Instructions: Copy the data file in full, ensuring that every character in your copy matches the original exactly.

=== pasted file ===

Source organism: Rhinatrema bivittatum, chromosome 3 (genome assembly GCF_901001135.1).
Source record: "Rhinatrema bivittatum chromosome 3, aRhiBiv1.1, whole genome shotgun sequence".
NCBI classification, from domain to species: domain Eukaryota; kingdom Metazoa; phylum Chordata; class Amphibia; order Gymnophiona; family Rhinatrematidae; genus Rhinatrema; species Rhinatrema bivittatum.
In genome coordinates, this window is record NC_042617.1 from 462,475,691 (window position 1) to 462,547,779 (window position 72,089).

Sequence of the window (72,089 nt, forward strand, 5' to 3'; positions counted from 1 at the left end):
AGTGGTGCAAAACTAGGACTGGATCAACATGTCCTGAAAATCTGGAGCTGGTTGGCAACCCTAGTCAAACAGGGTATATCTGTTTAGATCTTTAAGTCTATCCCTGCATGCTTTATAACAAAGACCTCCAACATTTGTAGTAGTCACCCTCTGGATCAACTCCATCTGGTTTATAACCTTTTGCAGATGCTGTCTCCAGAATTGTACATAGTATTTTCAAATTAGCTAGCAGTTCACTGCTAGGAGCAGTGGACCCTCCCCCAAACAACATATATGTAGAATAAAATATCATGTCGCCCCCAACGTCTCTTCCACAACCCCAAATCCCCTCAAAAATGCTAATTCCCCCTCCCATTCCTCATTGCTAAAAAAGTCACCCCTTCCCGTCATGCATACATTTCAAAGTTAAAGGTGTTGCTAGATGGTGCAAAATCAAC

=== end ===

Source organism: Rhinatrema bivittatum, chromosome 3 (genome assembly GCF_901001135.1).
Source record: "Rhinatrema bivittatum chromosome 3, aRhiBiv1.1, whole genome shotgun sequence".
NCBI classification, from domain to species: domain Eukaryota; kingdom Metazoa; phylum Chordata; class Amphibia; order Gymnophiona; family Rhinatrematidae; genus Rhinatrema; species Rhinatrema bivittatum.
In genome coordinates, this window is record NC_042617.1 from 462,475,691 (window position 1) to 462,547,779 (window position 72,089).

Sequence of the window (72,089 nt, forward strand, 5' to 3'; positions counted from 1 at the left end):
AGTGGTGCAAAACTAGGACTGGATCAACATGTCCTGAAAATCTGGAGCTGGTTGGCAACCCTAGTCAAACAGGGTATATCTGTTTAGATCTTTAAGTCTATCCCTGCATGCTTTATAACAAAGACCTCCAACATTTGTAGTAGTCACCCTCTGGATCAACTCCATCTGGTTTATAACCTTTTGCAGATGCTGTCTCCAGAATTGTACATAGTATTTTCAAATTAGCTAGCAGTTCACTGCTAGGAGCAGTGGACCCTCCCCCAAACAACATATATGTAGAATAAAATATCATGTCGCCCCCAACGTCTCTTCCACAACCCCAAATCCCCTCAAAAATGCTAATTCCCCCTCCCATTCCTCATTGCTAAAAAAGTCACCCCTTCCCGTCATGCATACATTTCAAAGTTAAAGGTGTTGCTAGATGGTGCAAAATCAAC